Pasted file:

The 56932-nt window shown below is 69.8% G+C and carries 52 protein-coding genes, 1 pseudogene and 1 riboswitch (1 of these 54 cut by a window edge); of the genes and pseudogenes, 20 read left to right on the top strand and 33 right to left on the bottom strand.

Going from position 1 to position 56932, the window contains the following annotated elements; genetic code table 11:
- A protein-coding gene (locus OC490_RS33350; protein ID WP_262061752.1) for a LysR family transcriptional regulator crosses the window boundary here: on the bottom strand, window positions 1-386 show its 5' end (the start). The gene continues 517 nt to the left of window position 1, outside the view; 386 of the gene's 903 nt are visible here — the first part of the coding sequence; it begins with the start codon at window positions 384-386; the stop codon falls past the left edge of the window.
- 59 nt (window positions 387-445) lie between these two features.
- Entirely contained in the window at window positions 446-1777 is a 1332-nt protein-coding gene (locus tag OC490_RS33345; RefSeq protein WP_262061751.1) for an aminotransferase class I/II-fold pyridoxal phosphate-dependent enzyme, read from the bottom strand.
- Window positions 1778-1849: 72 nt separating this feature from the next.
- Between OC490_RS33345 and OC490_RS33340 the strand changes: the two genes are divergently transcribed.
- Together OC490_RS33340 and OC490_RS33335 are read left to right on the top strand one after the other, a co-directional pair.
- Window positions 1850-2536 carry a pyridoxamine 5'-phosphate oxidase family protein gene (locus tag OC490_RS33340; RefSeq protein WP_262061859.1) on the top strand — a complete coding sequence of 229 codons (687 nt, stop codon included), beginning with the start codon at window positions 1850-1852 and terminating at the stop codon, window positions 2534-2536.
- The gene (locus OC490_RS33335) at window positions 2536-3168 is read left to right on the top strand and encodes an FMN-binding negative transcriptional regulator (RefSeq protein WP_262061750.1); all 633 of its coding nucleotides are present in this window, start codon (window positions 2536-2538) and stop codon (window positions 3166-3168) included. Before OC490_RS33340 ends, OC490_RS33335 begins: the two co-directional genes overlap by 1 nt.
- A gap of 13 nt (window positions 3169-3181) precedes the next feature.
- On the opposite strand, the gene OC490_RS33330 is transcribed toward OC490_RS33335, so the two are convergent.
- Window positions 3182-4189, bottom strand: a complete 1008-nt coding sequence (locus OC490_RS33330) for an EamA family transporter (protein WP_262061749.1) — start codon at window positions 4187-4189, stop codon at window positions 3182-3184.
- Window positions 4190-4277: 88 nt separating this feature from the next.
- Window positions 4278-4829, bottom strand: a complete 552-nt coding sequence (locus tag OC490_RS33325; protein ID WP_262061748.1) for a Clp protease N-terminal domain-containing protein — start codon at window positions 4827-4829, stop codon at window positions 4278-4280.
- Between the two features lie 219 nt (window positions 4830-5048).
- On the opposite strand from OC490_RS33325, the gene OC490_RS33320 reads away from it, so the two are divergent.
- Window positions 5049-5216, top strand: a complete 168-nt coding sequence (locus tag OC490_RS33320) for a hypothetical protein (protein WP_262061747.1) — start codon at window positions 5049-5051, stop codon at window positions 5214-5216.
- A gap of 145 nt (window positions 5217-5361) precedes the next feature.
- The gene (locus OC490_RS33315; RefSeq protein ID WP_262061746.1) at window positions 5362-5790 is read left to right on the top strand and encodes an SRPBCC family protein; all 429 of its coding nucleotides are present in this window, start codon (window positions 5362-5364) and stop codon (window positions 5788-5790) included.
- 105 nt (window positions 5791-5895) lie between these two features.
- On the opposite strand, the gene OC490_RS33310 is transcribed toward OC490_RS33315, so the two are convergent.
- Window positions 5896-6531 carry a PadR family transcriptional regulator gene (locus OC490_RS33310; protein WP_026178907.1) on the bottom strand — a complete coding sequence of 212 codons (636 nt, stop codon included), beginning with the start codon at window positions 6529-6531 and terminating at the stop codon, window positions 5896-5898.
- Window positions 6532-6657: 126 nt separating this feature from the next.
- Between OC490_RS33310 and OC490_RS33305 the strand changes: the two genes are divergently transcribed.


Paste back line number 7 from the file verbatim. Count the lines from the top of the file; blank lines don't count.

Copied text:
- Between OC490_RS33345 and OC490_RS33340 the strand changes: the two genes are divergently transcribed.